A Soviet-Style Strongman Still Rules Belarus
In many ways, Belarus is stuck in the USSR.
Reason's December special issue marks the 30th anniversary of the collapse of the Soviet Union. This story is part of our exploration of the global legacy of that evil empire, and our effort to be certain that the dire consequences of communism are not forgotten.
On August 25, 1991, Belarus formally gained its independence from the Soviet Union. But in many ways, the country is stuck in the USSR.
Streets are still named after famous Communist figures, and a statue of Lenin sits in the capital city of Minsk. The state intelligence agency is still called the KGB. And callbacks to Soviet times go much deeper.
Democratic governance, freedom, and flourishing in Belarus have long been hampered by Alexander Lukashenko, a demagogue and dictator who took power in 1994. In the country's first and only open election, Lukashenko—who ran on an anti-corruption platform—was elected president. But once in office, he proved reluctant to let go of power or tolerate dissent.
"Openly nostalgic for Soviet times," as the Associated Press put it in 1996, Lukashenko was dismissive of the country's parliament, hostile to constitutional limits, and enthusiastic about state control of information. From the beginning, he was warm to Russia, signing a friendship treaty in 1995 that included concessions such as allowing Russian troops to be stationed in Belarus. He continues to encourage the people to speak Russian, not Belarusian.
By 1996, Lukashenko was proposing constitutional amendments to extend his term in office and expand his power. Parliament would not approve a referendum on it, instead proposing impeachment. "I will not give up the reins of power," Lukashenko vowed in response. And he hasn't.
Lukashenko has held on to his position by quashing opposition, suppressing nonstate media, interfering with elections, and otherwise denying civil liberties and political freedom to Belarusians.
"We have a revival of the ideological control and brainwashing that prevailed in the past," journalist Zhanna Litvina told the Committee to Protect Journalists back in 1997, after the independent radio station she had worked for was shut down by the authorities. "Only this time it is not by the Communist Party but the propaganda of one man and his followers."
Belarus held its second presidential election in 2001, with Lukashenko declaring a suspiciously large victory for himself. The margin supposedly grew even bigger in 2006, and the Organization for Security and Co-operation in Europe (OSCE) declared that it "failed to meet OSCE commitments for democratic elections."
Little has changed since then, despite periodic pushback from Belarus' democratic activists. "My country is in serious trouble. It is governed by one man. And it is ruled by violence and unpredictability," Alyaksandr Kazulin, former leader of the Belarusian Social Democratic Party, told the Oslo Freedom Forum in 2010.
Lukashenko went on to declare presidential victories in 2010, 2015, and 2020.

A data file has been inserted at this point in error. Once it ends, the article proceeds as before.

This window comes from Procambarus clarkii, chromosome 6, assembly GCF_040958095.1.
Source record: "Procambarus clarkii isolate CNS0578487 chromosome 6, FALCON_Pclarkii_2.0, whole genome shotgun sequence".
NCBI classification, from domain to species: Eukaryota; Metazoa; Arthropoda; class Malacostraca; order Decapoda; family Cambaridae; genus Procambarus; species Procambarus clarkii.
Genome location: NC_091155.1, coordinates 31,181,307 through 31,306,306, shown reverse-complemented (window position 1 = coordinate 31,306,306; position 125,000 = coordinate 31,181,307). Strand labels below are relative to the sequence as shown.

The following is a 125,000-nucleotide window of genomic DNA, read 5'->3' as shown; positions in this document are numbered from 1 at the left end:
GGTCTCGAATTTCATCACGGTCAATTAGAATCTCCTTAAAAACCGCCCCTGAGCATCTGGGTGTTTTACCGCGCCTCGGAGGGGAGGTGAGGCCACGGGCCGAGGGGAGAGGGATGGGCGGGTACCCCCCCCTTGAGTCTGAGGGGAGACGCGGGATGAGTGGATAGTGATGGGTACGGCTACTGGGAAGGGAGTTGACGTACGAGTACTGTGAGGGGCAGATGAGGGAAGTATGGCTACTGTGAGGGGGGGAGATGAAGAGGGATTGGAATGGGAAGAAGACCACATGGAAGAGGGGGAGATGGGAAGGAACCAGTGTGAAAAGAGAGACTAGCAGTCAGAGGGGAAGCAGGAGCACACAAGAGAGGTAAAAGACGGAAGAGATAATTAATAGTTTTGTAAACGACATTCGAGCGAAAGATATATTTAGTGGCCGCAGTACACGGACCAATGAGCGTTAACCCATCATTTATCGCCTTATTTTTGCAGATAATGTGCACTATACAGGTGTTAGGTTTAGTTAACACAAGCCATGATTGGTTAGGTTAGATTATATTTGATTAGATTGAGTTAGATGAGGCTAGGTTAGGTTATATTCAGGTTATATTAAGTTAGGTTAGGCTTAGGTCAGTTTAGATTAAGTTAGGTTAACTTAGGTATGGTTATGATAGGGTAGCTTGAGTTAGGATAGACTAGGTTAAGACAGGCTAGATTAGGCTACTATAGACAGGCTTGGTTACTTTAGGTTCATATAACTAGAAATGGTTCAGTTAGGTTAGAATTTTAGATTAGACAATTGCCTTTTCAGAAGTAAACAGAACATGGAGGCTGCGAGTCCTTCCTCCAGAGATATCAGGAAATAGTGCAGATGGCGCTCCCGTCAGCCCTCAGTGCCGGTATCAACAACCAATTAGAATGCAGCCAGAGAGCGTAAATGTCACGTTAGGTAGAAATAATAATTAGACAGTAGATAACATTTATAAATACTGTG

The last "win" went down rough with Belarusians. "Leaked results and unofficial polling showed" that main opposition candidate Sviatlana Tsikhanouskaya "had in fact won the election," according to the Human Rights Foundation.
This time, Lukashenko's claims that he had received 80 percent of the vote spurred what were likely the biggest anti-government protests in post-Soviet Belarus. For days in August 2020, people took to the streets in Minsk and elsewhere.
But the big show of dissent was met with a big show of force. Cops punished protesters with tear gas, violence, and arrests; thousands were reportedly detained. Amnesty International said the election was "a catalyst for the most egregious crackdown on freedoms of expression, peaceful assembly and association in Belarus' post-independence history."
As of August 2021, an estimated 649 detained Belarusians were considered political prisoners. Most of them "were targeted by politically motivated criminal prosecution in connection with the events that took place during and after the presidential election of August 2020," according to the Viasna Human Rights Center.
During this summer's Olympic games, Belarusian authorities allegedly tried to force Kristina Timanovskaya—in Tokyo to compete in the women's 200 meter sprint—back to Belarus after she criticized the country's sporting authorities on Instagram for entering her into relays without her consent. Timanovskaya fled to Poland instead.
This summer, Belarusian authorities also diverted a commercial flight in order to arrest an opposition journalist, prompting sanctions from the U.S. and the European Union. But many experts worry that isolation from the international community will push the country further into authoritarianism.
The Atlantic Council warned this year of a soft takeover of Belarus by Russia. It "will not be a spectacular event like the 2014 annexation of Crimea," nor "a shock-and-awe spectacle like the 2008 invasion of Georgia," suggested the Council. "Instead, we should be prepared for a slow, stealthy, and methodical operation that will be over before most people even know it is happening. It will be an annexation hiding in plain sight. Think of the old metaphor of a frog in boiling water."